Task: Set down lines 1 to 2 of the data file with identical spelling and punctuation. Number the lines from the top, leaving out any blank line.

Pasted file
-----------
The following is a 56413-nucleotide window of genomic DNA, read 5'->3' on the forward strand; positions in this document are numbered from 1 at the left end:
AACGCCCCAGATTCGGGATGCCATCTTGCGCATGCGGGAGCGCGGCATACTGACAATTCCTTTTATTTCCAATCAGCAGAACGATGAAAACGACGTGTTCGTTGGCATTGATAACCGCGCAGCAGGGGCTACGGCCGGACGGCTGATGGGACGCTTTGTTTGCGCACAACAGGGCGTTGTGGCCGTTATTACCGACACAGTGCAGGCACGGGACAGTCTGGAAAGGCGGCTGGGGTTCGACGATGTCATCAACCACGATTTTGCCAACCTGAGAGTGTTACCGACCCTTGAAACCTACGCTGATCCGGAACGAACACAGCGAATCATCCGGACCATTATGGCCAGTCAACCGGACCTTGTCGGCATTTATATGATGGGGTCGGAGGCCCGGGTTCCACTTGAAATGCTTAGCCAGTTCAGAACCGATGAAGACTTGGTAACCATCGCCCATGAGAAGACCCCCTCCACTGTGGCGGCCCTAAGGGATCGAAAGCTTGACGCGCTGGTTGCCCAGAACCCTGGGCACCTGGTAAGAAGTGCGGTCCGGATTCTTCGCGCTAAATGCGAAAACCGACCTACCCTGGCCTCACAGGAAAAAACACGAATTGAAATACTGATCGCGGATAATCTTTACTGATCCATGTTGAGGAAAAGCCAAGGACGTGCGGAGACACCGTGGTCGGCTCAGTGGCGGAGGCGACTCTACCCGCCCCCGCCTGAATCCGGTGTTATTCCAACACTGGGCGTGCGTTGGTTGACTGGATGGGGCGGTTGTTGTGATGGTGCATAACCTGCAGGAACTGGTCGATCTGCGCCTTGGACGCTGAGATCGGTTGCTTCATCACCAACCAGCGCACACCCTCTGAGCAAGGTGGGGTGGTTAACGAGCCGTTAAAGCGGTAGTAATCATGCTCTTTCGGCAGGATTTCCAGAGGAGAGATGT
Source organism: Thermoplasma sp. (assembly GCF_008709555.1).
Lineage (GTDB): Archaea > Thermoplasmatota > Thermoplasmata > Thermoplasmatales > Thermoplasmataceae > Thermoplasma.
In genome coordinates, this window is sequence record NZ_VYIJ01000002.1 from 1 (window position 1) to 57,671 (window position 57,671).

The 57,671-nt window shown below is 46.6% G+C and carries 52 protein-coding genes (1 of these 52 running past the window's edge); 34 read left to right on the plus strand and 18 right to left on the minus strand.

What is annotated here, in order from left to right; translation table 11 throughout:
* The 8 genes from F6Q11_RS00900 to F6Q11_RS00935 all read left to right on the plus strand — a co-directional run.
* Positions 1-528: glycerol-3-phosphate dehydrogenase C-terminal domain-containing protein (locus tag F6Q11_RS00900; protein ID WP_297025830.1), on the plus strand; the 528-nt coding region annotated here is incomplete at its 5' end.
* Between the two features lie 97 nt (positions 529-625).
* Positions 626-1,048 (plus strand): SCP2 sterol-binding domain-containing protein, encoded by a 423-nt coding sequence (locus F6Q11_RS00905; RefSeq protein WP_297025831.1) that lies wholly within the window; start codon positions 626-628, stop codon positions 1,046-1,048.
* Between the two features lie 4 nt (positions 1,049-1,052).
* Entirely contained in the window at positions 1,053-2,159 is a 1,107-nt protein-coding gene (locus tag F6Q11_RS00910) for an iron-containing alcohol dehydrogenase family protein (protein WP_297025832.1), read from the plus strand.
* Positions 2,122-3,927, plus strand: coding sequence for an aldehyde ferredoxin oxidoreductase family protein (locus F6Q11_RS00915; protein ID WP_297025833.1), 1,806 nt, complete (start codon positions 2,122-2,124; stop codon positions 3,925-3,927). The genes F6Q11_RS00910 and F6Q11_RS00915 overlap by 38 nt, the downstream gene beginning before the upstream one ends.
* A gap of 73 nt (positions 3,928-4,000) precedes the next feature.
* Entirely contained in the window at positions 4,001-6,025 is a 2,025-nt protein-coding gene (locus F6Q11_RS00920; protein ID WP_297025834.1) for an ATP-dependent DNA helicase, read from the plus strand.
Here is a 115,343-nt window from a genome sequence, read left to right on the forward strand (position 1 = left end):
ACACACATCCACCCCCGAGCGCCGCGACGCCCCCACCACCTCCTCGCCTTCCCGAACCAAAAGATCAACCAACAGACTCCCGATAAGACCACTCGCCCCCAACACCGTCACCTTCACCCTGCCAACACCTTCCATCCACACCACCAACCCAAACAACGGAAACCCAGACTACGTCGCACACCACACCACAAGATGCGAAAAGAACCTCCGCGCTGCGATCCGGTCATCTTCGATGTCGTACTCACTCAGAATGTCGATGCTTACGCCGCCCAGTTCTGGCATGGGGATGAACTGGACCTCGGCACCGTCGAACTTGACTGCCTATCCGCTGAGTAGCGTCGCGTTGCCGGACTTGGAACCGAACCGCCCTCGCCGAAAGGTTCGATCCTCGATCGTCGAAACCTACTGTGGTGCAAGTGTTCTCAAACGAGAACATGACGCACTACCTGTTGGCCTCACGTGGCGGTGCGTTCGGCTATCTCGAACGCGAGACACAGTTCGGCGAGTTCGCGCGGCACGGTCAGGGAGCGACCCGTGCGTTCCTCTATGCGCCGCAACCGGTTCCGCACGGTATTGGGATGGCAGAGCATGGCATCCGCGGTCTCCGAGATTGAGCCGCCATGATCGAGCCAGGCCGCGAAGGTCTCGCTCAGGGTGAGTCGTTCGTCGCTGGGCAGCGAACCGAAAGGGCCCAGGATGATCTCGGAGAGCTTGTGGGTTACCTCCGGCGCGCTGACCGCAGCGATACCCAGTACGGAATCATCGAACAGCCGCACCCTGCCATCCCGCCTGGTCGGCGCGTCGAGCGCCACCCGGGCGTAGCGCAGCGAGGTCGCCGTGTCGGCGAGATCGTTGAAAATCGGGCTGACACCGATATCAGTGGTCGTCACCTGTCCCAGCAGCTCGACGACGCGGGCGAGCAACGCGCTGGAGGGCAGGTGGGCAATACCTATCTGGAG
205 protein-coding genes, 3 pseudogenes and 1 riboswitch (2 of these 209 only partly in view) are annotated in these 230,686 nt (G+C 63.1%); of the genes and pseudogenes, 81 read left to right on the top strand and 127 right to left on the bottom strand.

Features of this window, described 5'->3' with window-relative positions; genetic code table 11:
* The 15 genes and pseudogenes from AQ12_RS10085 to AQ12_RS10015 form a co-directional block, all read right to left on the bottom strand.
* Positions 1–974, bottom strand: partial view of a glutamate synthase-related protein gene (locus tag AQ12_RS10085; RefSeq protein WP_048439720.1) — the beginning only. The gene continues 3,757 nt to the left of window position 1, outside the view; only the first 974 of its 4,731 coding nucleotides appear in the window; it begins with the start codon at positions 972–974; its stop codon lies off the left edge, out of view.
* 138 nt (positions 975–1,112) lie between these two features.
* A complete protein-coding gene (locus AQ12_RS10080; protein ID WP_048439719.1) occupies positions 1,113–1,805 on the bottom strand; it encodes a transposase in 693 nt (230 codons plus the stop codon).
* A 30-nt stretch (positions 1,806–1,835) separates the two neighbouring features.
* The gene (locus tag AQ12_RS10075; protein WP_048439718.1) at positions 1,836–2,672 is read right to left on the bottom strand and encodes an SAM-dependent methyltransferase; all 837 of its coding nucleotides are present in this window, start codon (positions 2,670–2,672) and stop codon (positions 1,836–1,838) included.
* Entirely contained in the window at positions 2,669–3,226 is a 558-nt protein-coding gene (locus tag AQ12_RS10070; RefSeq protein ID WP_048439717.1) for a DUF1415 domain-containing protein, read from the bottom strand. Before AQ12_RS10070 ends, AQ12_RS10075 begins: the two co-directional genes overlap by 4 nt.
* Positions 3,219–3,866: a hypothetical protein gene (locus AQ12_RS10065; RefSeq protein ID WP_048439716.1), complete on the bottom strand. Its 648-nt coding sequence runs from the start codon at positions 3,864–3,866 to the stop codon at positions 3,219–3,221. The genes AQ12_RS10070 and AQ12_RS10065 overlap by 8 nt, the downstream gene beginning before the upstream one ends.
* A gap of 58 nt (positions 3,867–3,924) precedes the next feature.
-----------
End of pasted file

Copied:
The following is a 56413-nucleotide window of genomic DNA, read 5'->3' on the forward strand; positions in this document are numbered from 1 at the left end:
AACGCCCCAGATTCGGGATGCCATCTTGCGCATGCGGGAGCGCGGCATACTGACAATTCCTTTTATTTCCAATCAGCAGAACGATGAAAACGACGTGTTCGTTGGCATTGATAACCGCGCAGCAGGGGCTACGGCCGGACGGCTGATGGGACGCTTTGTTTGCGCACAACAGGGCGTTGTGGCCGTTATTACCGACACAGTGCAGGCACGGGACAGTCTGGAAAGGCGGCTGGGGTTCGACGATGTCATCAACCACGATTTTGCCAACCTGAGAGTGTTACCGACCCTTGAAACCTACGCTGATCCGGAACGAACACAGCGAATCATCCGGACCATTATGGCCAGTCAACCGGACCTTGTCGGCATTTATATGATGGGGTCGGAGGCCCGGGTTCCACTTGAAATGCTTAGCCAGTTCAGAACCGATGAAGACTTGGTAACCATCGCCCATGAGAAGACCCCCTCCACTGTGGCGGCCCTAAGGGATCGAAAGCTTGACGCGCTGGTTGCCCAGAACCCTGGGCACCTGGTAAGAAGTGCGGTCCGGATTCTTCGCGCTAAATGCGAAAACCGACCTACCCTGGCCTCACAGGAAAAAACACGAATTGAAATACTGATCGCGGATAATCTTTACTGATCCATGTTGAGGAAAAGCCAAGGACGTGCGGAGACACCGTGGTCGGCTCAGTGGCGGAGGCGACTCTACCCGCCCCCGCCTGAATCCGGTGTTATTCCAACACTGGGCGTGCGTTGGTTGACTGGATGGGGCGGTTGTTGTGATGGTGCATAACCTGCAGGAACTGGTCGATCTGCGCCTTGGACGCTGAGATCGGTTGCTTCATCACCAACCAGCGCACACCCTCTGAGCAAGGTGGGGTGGTTAACGAGCCGTTAAAGCGGTAGTAATCATGCTCTTTCGGCAGGATTTCCAGAGGAGAGATGT